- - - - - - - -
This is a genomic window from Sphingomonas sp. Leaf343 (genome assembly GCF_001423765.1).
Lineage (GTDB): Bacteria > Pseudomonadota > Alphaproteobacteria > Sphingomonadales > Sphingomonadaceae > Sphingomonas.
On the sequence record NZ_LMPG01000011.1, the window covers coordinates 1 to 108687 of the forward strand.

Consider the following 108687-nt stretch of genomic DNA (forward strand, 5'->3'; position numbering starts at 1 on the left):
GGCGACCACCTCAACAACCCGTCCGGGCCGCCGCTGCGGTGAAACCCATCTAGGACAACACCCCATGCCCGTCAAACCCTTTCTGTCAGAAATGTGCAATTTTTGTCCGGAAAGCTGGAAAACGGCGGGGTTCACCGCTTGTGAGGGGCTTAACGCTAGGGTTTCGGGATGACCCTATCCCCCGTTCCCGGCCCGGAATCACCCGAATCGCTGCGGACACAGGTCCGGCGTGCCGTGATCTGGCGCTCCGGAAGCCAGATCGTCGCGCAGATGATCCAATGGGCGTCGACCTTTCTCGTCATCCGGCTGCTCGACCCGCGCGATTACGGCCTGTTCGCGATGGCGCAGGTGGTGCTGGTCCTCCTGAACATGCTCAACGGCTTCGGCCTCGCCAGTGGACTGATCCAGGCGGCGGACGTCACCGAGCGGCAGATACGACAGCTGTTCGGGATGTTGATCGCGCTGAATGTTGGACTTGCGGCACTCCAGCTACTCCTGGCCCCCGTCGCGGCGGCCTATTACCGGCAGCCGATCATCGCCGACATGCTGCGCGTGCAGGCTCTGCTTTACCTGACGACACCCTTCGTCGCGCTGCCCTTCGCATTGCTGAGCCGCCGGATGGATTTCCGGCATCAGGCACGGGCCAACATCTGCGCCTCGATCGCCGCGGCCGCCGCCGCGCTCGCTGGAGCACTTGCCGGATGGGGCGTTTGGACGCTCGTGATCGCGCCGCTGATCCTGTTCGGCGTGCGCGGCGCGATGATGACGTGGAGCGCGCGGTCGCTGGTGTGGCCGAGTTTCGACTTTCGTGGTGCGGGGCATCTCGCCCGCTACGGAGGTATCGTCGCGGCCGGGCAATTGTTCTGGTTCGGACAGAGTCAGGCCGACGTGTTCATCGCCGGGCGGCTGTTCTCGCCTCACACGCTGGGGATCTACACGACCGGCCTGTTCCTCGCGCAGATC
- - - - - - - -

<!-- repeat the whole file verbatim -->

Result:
This is a genomic window from Sphingomonas sp. Leaf343 (genome assembly GCF_001423765.1).
Lineage (GTDB): Bacteria > Pseudomonadota > Alphaproteobacteria > Sphingomonadales > Sphingomonadaceae > Sphingomonas.
On the sequence record NZ_LMPG01000011.1, the window covers coordinates 1 to 108687 of the forward strand.

Consider the following 108687-nt stretch of genomic DNA (forward strand, 5'->3'; position numbering starts at 1 on the left):
GGCGACCACCTCAACAACCCGTCCGGGCCGCCGCTGCGGTGAAACCCATCTAGGACAACACCCCATGCCCGTCAAACCCTTTCTGTCAGAAATGTGCAATTTTTGTCCGGAAAGCTGGAAAACGGCGGGGTTCACCGCTTGTGAGGGGCTTAACGCTAGGGTTTCGGGATGACCCTATCCCCCGTTCCCGGCCCGGAATCACCCGAATCGCTGCGGACACAGGTCCGGCGTGCCGTGATCTGGCGCTCCGGAAGCCAGATCGTCGCGCAGATGATCCAATGGGCGTCGACCTTTCTCGTCATCCGGCTGCTCGACCCGCGCGATTACGGCCTGTTCGCGATGGCGCAGGTGGTGCTGGTCCTCCTGAACATGCTCAACGGCTTCGGCCTCGCCAGTGGACTGATCCAGGCGGCGGACGTCACCGAGCGGCAGATACGACAGCTGTTCGGGATGTTGATCGCGCTGAATGTTGGACTTGCGGCACTCCAGCTACTCCTGGCCCCCGTCGCGGCGGCCTATTACCGGCAGCCGATCATCGCCGACATGCTGCGCGTGCAGGCTCTGCTTTACCTGACGACACCCTTCGTCGCGCTGCCCTTCGCATTGCTGAGCCGCCGGATGGATTTCCGGCATCAGGCACGGGCCAACATCTGCGCCTCGATCGCCGCGGCCGCCGCCGCGCTCGCTGGAGCACTTGCCGGATGGGGCGTTTGGACGCTCGTGATCGCGCCGCTGATCCTGTTCGGCGTGCGCGGCGCGATGATGACGTGGAGCGCGCGGTCGCTGGTGTGGCCGAGTTTCGACTTTCGTGGTGCGGGGCATCTCGCCCGCTACGGAGGTATCGTCGCGGCCGGGCAATTGTTCTGGTTCGGACAGAGTCAGGCCGACGTGTTCATCGCCGGGCGGCTGTTCTCGCCTCACACGCTGGGGATCTACACGACCGGCCTGTTCCTCGCGCAGATC